Fortified town of Stevensweert
The island in the Meuse
Stevensweert, in combination with Ohé en Laak, forms the ‘Island in the Meuse’, an island that is positioned between the two (former) branches of the River Meuse.
The main stretch of the river, which Stevensweert is situated on, forms the natural boundary with Belgium and is therefore also known as the ‘Border Meuse’ (Grensmaas).
Looking across the Meuse from Stevensweert, you can see Belgium on the other side. From Ohé en Laak you can take the bike/pedestrian ferry across the Meuse to visit Ophoven in Belgium.
The town and its fortifications
The original village was converted into a fortified town by the Spanish during the Eighty Years’ War.
An earthen rampart was built around Stevensweert with seven bastions and five ravelins. Stevensweert retains its heptagonal perimeter and geometric pattern of streets to this day, although the original rampart no longer exists. In 2007 work began to reconstruct a small section of the fortifications based on historical maps of a bastion, ravelin and the associated moat on the north side of Stevensweert. These have since been finished and can now be seen.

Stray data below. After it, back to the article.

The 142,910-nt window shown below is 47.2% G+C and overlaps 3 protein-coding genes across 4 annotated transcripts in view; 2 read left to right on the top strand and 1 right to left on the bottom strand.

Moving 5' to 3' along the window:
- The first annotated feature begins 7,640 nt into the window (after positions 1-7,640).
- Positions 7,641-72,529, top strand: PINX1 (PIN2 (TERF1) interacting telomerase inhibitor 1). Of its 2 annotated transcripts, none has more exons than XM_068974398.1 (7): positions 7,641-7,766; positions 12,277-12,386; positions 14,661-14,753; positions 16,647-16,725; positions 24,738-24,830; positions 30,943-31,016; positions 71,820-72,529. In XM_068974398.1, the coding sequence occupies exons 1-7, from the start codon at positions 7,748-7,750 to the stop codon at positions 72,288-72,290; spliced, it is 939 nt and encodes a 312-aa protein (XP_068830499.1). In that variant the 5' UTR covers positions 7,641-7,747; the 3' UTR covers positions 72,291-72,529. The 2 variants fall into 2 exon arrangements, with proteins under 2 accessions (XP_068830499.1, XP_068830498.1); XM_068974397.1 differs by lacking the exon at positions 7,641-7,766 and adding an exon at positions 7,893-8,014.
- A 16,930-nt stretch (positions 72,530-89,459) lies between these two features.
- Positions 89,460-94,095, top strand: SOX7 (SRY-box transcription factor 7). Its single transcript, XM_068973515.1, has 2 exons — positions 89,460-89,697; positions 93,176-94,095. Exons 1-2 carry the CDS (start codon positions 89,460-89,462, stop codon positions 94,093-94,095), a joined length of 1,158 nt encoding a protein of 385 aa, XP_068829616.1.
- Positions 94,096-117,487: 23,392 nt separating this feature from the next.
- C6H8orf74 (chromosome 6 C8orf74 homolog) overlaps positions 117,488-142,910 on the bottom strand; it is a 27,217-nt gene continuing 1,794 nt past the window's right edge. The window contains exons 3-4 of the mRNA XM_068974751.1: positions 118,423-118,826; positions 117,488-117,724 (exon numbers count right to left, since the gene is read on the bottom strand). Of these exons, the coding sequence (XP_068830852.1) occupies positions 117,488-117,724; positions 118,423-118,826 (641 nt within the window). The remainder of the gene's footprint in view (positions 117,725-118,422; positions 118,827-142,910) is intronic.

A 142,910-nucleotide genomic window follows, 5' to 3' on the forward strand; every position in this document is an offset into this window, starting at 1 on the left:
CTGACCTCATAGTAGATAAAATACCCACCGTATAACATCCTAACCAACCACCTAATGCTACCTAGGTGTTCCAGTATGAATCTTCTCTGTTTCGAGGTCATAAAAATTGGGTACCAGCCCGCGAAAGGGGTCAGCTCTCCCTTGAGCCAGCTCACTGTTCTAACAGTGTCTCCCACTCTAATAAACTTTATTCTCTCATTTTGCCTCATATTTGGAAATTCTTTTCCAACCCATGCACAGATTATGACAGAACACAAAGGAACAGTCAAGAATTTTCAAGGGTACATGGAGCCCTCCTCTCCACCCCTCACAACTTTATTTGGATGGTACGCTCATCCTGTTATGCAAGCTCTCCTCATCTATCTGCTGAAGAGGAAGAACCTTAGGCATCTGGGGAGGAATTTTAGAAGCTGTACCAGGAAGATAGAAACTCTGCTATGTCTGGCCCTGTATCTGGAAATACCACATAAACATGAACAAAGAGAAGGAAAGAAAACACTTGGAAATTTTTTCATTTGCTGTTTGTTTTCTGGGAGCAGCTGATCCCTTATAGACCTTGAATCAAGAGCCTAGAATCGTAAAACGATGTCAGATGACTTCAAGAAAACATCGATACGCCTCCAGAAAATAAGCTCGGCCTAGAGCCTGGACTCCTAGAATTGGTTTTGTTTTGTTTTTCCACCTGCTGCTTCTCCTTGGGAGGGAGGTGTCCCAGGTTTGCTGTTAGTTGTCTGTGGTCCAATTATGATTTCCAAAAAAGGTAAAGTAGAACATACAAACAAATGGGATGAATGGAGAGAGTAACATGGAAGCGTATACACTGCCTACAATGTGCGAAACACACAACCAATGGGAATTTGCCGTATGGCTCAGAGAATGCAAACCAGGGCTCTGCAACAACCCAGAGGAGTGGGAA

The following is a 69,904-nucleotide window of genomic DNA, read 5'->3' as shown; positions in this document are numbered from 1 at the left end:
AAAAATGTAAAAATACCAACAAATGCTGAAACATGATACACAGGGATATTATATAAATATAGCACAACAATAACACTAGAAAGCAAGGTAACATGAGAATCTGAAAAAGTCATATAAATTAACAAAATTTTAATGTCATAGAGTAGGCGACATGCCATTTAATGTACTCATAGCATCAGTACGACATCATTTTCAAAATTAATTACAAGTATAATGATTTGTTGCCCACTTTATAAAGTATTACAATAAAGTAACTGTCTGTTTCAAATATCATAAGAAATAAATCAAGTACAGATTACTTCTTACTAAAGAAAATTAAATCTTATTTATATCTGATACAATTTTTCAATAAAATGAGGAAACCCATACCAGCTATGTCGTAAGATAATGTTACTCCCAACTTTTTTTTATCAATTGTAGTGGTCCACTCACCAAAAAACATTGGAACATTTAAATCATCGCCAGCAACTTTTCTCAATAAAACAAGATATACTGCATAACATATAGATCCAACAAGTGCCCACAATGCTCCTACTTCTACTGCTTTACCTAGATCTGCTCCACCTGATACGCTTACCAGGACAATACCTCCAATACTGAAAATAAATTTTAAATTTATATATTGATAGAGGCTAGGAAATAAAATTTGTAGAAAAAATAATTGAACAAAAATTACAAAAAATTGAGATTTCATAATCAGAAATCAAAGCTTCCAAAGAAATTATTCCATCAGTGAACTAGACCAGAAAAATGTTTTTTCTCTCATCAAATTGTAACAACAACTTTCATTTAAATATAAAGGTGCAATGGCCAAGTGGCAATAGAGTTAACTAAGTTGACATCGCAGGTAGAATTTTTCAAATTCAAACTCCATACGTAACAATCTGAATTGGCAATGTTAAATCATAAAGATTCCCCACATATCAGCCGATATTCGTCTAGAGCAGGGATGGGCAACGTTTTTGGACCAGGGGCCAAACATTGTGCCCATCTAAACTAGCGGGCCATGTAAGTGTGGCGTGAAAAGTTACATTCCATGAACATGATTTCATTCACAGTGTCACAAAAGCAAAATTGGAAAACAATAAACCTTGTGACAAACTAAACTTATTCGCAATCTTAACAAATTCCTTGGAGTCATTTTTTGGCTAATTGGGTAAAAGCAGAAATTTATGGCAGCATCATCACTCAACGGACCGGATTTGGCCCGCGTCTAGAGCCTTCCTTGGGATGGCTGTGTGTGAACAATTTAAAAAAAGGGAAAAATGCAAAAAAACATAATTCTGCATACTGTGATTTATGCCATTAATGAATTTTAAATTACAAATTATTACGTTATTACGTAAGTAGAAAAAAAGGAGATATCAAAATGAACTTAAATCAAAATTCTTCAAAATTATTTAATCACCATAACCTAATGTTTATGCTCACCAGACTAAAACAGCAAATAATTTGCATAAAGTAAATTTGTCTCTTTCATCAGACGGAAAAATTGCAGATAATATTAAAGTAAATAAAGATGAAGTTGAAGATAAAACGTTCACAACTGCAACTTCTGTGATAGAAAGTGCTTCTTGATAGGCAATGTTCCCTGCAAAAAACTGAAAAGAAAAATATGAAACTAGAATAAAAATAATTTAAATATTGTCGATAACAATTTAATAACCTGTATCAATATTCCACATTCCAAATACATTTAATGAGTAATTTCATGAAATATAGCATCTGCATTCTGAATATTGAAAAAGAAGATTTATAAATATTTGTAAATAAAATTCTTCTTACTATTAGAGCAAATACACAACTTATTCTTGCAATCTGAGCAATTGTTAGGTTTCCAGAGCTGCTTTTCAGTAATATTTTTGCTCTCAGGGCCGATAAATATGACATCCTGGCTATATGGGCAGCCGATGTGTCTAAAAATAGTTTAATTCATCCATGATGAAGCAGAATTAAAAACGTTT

Part of Stevensweert falls under heritage protection rules. Echoes of the fortifications can still be seen in the town’s street pattern.
The town hall, designed in 1858 by the famous architect Pierre Cuypers, now houses the local museum for Stevensweert / Ohé en Laak.
Just outside of Stevensweert stands the ‘Hompesche Molen’ tower mill. The windmill dates from 1722 and is the tallest in Limburg.
You can go for some lovely walks in the nearby Molenplas lake area with its petrified trees. Or why not take a guided tour of Stevensweert with a VVV guide.
A VVV-authorised guide organises a themed walk on every first Sunday of the month. In addition, groups can pre-arrange guided tours all year round. For more information, contact VVV Stevensweert.